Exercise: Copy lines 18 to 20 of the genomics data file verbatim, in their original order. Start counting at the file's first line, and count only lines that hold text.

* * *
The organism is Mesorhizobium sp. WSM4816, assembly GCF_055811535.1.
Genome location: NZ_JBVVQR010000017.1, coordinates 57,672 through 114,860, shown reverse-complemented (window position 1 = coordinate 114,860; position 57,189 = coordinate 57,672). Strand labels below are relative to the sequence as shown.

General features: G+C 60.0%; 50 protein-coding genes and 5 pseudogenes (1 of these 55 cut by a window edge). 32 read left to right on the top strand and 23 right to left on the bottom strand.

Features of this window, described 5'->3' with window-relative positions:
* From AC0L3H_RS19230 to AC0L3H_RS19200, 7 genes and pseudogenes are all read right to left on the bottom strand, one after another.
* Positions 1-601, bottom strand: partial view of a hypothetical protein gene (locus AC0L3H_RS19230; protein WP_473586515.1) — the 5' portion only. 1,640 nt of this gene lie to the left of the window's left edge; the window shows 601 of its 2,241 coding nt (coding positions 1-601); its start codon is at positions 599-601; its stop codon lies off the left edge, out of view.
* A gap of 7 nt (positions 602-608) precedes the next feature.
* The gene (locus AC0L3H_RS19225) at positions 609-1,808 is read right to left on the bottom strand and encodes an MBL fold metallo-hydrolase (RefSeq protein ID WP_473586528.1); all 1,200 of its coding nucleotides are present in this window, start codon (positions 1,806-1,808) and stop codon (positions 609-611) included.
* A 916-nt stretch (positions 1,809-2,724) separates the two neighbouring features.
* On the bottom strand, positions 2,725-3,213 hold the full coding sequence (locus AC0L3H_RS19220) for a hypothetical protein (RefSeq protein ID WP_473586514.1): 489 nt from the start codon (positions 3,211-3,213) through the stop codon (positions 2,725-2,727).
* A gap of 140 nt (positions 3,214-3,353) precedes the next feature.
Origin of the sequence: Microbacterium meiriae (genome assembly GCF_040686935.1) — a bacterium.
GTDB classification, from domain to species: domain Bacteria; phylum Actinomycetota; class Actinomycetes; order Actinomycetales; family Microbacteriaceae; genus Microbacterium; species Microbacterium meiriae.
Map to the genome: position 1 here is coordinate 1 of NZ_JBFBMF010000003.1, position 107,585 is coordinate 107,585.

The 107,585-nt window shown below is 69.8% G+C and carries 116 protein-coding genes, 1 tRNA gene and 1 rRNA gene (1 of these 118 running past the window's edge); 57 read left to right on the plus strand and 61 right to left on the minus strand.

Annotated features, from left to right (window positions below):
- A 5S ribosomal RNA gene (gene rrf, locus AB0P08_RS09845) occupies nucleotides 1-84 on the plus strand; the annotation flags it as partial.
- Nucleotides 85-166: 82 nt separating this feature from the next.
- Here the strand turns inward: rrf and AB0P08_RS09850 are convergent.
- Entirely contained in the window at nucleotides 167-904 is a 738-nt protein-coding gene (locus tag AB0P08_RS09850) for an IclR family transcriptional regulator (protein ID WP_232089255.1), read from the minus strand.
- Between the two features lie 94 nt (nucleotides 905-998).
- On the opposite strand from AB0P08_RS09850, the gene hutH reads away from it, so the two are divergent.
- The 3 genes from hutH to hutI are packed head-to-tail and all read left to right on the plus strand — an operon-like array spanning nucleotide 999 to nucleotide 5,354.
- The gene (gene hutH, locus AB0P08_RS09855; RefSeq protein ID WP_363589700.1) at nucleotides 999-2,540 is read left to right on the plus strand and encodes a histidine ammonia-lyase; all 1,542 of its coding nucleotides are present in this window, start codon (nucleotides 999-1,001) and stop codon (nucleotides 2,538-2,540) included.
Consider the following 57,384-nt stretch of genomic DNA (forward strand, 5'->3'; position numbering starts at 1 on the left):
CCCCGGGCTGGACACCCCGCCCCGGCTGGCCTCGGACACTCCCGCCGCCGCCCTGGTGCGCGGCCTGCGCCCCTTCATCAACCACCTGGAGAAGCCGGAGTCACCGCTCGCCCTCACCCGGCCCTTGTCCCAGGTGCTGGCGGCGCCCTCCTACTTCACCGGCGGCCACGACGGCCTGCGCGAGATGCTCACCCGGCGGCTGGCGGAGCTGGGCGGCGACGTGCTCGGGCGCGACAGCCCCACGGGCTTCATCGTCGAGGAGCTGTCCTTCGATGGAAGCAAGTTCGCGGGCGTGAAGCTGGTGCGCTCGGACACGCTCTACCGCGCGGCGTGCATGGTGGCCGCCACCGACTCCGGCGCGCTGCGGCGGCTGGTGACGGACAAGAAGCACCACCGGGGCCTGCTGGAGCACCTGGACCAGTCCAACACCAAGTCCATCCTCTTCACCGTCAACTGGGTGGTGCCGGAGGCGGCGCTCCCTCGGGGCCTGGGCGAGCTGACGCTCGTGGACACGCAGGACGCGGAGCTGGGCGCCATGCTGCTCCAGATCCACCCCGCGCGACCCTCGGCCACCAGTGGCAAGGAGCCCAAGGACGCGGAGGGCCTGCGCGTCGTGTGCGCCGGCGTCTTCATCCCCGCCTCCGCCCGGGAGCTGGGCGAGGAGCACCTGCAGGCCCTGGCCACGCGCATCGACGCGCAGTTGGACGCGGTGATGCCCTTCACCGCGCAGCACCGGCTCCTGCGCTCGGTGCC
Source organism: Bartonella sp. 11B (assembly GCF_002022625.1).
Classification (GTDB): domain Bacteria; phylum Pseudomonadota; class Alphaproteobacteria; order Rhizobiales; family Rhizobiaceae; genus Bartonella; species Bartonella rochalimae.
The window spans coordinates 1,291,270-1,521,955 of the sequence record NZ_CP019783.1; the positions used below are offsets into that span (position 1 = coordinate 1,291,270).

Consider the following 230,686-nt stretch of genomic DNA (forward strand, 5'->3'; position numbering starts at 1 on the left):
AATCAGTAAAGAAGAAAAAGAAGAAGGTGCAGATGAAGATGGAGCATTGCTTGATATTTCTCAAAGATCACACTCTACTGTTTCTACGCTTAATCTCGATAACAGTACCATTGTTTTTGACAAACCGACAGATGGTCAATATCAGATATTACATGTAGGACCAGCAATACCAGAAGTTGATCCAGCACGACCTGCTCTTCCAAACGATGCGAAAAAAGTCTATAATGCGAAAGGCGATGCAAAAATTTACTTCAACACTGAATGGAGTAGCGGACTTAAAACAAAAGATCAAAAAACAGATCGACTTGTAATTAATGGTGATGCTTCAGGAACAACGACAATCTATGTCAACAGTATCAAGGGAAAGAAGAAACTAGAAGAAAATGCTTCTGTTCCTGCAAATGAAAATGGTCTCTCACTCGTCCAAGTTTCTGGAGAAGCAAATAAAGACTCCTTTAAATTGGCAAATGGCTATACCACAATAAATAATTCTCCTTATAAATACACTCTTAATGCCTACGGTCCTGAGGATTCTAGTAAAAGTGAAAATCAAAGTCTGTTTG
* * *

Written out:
- Nucleotides 85-166: 82 nt separating this feature from the next.
- Here the strand turns inward: rrf and AB0P08_RS09850 are convergent.
- Entirely contained in the window at nucleotides 167-904 is a 738-nt protein-coding gene (locus tag AB0P08_RS09850) for an IclR family transcriptional regulator (protein ID WP_232089255.1), read from the minus strand.